By Friday night, it had collected more than 25,000 signatures, the number of signatures any petition made on the We The People site must accumulate before White House staff will respond to it.
People have continued to sign the petition since Friday night, surpassing the minimum requirement of 25,000 signatures. As of Tuesday morning, “David G.”’s petition had over 176,000 signatures, making it the most popular petition out of about 105,000 posted since the We The People website launched in September 2011.
(Note: as of Wednesday, the day I posted this blurb to my blog, the number jumped to almost 200,000 signatures.)
“The goal of this petition is to force the Obama administration to produce legislation that limits access to guns,” reads the petition. “While a national dialogue is critical, laws are the only means in which we can reduce the number of people murdered in gun related deaths.”
The petition is part of a movement that The Nation calls “the largest organic push for gun control in many years” in America. Several other petitions on the We The People site also call for stricter gun control, including one urging Congress to ban assault weapons and high-capacity ammunition clips.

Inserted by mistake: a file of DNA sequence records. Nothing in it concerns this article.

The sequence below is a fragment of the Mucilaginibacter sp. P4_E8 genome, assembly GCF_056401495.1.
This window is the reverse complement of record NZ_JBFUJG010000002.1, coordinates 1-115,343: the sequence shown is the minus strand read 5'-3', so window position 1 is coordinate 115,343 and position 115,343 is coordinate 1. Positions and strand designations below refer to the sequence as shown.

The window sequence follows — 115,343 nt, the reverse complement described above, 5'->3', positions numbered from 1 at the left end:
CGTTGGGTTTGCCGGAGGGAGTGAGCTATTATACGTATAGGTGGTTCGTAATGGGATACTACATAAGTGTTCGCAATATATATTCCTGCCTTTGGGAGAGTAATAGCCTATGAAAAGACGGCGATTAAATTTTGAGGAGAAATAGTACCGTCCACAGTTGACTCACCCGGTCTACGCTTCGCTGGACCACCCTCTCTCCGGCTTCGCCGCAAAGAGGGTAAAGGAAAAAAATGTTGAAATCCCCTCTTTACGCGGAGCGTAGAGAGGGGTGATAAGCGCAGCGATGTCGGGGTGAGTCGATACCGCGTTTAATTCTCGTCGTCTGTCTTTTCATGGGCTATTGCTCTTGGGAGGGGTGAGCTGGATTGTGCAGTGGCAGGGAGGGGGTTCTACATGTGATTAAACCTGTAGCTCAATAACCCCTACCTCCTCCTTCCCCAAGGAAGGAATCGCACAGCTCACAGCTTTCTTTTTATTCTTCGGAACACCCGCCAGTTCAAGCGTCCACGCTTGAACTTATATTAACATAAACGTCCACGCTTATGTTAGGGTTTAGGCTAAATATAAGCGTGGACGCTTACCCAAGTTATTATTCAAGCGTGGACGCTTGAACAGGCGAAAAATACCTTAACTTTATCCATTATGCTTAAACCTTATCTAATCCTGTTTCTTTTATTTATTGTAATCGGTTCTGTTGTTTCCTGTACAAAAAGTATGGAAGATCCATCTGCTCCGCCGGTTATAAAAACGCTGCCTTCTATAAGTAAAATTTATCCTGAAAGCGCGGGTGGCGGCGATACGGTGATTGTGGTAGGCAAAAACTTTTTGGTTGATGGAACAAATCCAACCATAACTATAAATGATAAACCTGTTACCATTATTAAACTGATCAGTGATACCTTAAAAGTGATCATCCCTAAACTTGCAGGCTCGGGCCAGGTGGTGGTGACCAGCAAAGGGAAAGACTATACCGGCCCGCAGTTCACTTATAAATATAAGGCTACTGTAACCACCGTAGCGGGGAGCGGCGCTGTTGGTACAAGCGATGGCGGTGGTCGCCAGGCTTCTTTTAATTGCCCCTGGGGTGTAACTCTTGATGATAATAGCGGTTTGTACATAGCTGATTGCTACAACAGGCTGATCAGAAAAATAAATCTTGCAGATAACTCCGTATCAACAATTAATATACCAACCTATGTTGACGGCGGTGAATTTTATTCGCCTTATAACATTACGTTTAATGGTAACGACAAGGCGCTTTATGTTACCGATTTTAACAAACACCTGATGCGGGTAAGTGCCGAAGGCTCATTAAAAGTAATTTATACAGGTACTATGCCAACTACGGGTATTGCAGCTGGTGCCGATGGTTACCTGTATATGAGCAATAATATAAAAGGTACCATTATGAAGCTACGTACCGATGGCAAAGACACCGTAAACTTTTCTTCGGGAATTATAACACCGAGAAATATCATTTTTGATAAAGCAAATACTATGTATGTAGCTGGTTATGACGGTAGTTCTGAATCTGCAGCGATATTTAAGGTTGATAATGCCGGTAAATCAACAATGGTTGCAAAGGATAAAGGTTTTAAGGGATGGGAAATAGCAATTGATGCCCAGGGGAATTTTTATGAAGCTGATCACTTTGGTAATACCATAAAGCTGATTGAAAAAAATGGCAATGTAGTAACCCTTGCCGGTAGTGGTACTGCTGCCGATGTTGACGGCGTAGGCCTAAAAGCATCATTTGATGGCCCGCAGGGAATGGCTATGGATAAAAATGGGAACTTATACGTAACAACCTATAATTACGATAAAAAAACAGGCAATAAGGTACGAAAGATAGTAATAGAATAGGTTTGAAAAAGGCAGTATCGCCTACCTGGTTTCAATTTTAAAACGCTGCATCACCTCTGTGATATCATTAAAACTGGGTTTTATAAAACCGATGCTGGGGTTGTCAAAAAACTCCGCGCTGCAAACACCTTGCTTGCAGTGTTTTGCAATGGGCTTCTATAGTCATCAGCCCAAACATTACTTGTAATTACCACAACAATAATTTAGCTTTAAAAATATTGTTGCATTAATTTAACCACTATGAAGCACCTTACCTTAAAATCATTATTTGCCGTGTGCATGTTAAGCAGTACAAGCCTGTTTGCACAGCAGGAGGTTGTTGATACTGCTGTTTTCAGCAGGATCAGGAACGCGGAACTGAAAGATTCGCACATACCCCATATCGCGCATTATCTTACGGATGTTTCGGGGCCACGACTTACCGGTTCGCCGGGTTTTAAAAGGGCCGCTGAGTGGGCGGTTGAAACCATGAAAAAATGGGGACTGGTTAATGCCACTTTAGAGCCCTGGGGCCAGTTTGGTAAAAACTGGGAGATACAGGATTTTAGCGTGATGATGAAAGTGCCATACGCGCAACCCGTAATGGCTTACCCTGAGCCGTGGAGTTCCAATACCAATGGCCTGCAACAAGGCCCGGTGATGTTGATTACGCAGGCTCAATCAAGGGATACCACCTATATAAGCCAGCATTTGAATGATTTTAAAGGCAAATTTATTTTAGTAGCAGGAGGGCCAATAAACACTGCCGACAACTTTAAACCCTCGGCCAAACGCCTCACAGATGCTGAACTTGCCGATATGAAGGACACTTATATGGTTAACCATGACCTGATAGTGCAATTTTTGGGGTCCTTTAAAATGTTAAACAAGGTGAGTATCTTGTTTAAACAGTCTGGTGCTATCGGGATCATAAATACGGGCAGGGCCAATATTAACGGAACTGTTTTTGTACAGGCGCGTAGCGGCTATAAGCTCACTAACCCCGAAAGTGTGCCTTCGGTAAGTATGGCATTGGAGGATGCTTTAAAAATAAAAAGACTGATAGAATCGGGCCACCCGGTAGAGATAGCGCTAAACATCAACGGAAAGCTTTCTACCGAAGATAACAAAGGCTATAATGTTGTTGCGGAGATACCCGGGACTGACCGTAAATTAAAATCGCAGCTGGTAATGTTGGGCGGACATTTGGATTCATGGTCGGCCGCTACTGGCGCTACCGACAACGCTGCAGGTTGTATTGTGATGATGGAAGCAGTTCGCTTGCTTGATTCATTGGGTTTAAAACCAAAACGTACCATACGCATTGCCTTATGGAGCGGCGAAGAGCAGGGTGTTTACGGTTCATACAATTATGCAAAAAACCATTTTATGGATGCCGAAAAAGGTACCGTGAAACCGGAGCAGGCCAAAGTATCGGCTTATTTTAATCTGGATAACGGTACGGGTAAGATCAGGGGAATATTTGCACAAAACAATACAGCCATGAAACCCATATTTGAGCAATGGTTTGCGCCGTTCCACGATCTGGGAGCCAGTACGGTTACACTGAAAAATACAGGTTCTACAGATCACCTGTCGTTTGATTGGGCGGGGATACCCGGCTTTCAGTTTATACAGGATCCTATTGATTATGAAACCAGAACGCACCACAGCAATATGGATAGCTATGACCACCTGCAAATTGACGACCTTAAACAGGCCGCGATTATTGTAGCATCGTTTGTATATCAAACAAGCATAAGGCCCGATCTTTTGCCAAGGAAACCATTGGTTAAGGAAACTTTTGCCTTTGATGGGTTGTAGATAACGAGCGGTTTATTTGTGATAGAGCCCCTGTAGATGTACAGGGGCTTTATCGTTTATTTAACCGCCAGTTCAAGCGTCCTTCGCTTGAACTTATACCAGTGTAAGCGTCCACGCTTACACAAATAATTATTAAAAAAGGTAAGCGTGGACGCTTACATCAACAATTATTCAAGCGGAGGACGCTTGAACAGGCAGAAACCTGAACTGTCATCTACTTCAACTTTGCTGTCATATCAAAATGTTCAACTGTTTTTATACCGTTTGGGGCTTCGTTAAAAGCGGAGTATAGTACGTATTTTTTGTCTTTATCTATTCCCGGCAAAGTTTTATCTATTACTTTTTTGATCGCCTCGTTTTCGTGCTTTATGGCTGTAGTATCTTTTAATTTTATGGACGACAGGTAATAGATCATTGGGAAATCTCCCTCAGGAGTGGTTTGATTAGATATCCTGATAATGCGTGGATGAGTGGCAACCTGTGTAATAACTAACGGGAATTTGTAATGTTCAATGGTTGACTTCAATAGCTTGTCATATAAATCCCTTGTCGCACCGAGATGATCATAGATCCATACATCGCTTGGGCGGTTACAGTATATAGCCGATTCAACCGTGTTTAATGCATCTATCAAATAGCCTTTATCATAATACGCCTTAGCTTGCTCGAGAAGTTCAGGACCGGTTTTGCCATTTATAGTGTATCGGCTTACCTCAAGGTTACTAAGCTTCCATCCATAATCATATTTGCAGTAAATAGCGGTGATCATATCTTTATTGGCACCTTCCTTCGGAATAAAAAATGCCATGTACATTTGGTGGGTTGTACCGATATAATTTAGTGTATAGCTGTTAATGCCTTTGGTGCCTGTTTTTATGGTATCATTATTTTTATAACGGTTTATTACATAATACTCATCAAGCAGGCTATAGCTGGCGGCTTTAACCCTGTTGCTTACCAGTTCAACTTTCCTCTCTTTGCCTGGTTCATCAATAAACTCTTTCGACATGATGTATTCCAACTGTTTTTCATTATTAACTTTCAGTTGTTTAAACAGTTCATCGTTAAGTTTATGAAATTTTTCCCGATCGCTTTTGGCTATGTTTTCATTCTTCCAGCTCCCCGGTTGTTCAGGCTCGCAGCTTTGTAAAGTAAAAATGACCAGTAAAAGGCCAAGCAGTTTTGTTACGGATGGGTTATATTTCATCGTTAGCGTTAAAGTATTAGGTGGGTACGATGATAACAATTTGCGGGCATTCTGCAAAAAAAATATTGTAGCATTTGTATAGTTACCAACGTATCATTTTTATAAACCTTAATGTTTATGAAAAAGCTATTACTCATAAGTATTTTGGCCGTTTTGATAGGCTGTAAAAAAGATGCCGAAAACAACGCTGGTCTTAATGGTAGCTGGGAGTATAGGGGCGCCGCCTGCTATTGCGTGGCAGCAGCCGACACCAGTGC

As of December 18th, it remains to be seen what sorts of action, if any, will be made by Congress or the president in response to the tragic Conn. shooting, which claimed the lives of 20 children and six adults at an elementary school.
The White House launched the We The People petition website in the fall of 2011 in an effort to open a dialogue with the people of the United States. The site was meant to encourage more involvement with politics, providing a place for citizens to state their opinion on national issues. Officials promised to respond to all petitions with more than 25,000 signatures.
For months, the majority of petitions on the site were created as jokes. Prior to the shootings in Newtown, the most well-known petitions were started by secessionists in protest of Obama’s re-election. David G.'s petition has also surpassed the previous record-holding petition on We The People, which asked the Obama administration to pressure Vietnam on human rights issues.